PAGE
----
The season 2 finale of Shameless was rough you guys. As if last week’s one-two punch of Monica’s suicide attempt and finding out that Karen’s baby wasn’t Lip’s wasn’t enough, this week we saw the aftermath of Thanksgiving raining down on the Gallagher clan – HARD. The opening minutes that saw Jimmy/Steve and Fiona cleaning up the kitchen floor was devastating and somehow also reassuring and hopeful. Fiona seems to have found someone to share her burdens with – meaning, not just someone to help her take care of the kids, but someone to help take care of her. Despite the fact that Jimmy is married (please, get rid of the Brazilian who can’t speak English and is annoying – although I did love the authoritative way she wielded that frying pan), he came back for Fiona and he fought for her. Both Emmy Rossum and Justin Chatwin gave stellar performances all season, but the scene in the kitchen was just fantastic – despite the fact that I basically sobbed my way through it. Continue reading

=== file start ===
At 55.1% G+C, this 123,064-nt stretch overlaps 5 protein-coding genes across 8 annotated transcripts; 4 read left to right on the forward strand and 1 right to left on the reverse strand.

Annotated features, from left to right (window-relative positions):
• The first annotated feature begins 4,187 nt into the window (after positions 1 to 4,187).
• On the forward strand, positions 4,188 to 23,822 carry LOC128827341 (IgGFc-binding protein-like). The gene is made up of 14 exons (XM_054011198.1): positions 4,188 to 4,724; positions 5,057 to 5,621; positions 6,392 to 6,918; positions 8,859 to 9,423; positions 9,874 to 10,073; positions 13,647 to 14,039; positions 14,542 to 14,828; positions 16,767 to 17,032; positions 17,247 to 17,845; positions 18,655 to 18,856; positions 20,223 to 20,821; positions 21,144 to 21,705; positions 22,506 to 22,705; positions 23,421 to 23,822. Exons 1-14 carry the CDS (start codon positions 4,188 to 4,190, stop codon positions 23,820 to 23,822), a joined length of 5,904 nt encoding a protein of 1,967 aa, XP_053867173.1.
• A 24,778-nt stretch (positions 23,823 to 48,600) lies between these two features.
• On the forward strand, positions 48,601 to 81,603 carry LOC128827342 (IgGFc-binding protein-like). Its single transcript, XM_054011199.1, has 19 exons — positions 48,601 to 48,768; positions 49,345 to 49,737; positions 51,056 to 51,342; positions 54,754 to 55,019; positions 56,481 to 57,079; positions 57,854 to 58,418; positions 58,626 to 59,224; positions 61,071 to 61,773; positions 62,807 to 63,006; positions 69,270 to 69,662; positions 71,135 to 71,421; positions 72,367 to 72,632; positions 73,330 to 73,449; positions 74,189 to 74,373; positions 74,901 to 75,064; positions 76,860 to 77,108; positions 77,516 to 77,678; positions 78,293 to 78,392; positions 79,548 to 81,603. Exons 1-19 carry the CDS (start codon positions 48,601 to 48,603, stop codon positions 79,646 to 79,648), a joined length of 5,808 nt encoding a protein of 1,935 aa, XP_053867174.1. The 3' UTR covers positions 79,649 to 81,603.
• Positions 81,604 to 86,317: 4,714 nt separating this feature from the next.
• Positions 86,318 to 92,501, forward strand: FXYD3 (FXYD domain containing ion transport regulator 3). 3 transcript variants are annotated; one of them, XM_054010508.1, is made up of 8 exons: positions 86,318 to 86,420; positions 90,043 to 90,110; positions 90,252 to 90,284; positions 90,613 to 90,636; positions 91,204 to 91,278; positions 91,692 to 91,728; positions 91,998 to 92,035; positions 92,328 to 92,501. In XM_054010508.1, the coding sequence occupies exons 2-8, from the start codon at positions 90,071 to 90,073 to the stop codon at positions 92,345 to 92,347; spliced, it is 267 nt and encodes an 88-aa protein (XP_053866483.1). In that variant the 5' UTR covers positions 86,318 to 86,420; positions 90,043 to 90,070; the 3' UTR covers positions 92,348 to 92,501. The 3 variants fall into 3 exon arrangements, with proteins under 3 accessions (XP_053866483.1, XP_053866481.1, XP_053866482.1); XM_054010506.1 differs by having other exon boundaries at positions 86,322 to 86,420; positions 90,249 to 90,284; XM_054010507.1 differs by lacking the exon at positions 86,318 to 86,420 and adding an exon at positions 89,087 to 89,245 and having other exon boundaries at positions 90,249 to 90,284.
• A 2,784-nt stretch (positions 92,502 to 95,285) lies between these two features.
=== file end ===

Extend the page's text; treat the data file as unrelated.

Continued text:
I think Homeland is going to spend a lot of time screwing with my head. After the first episode, I don’t know who to believe or whether what the writers are showing me is the whole truth or just the bits they want me to see right now. The basic premise of Homeland is already a little intense: A marine POW is found in an Al Qaeda bunker 8 years after he went missing and upon his return a CIA agent who got kicked out of Iraq for her aggressive techniques has reason to believe that he may have been turned traitor while in captivity. There are a few pieces of information that are meant to throw me off the scent of who is telling the truth: Carrie (Claire Danes doing an excellent job of seeming completely unbalanced) is a rogue agent who has some sort of mood disorder that requires her to take klonopin which makes her an unreliable narrator and we are shown through flashbacks of Nicholas Brody’s (a tightly wound Damian Lewis) time in captivity that he is keeping certain facts (namely that he was the person who beat fellow POW Thomas to death and collapsed into the arms of Al Qaeda operative Abu Nazir) close to the vest. But we also know that Carrie’s contact in Iraq told her that an American soldier had been turned and the audience is privy to all of Brody’s memories so we know that there is some truth to her accusations that he’s been turned. I loved the scenes of Carrie hurriedly and manically changing her clothes and leaving her apartment. Her manic energy provides a nice contrast to Brody’s more controlled, and aggressive, approach. On top of all of the political intrigue there is also the fact that Brody has come back to a very different family than he left – his wife (the always beautiful Morena Baccarin) has started sleeping with an old marine pal, his daughter is 14 and hating her mother, and his son is no longer the baby he left behind. It’s a very topsy-turvy feeling, but one that I like and that has me totally hooked.